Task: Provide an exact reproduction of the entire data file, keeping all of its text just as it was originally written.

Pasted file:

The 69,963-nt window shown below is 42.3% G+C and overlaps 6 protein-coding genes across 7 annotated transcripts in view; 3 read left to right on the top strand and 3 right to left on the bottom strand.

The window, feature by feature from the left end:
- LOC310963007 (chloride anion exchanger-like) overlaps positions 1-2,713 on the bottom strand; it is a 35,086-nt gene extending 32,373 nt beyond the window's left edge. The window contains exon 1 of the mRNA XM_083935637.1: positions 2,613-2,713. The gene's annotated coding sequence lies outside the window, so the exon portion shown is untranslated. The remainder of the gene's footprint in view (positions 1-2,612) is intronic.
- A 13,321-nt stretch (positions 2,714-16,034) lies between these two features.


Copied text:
The 69,963-nt window shown below is 42.3% G+C and overlaps 6 protein-coding genes across 7 annotated transcripts in view; 3 read left to right on the top strand and 3 right to left on the bottom strand.

The window, feature by feature from the left end:
- LOC310963007 (chloride anion exchanger-like) overlaps positions 1-2,713 on the bottom strand; it is a 35,086-nt gene extending 32,373 nt beyond the window's left edge. The window contains exon 1 of the mRNA XM_083935637.1: positions 2,613-2,713. The gene's annotated coding sequence lies outside the window, so the exon portion shown is untranslated. The remainder of the gene's footprint in view (positions 1-2,612) is intronic.
- A 13,321-nt stretch (positions 2,714-16,034) lies between these two features.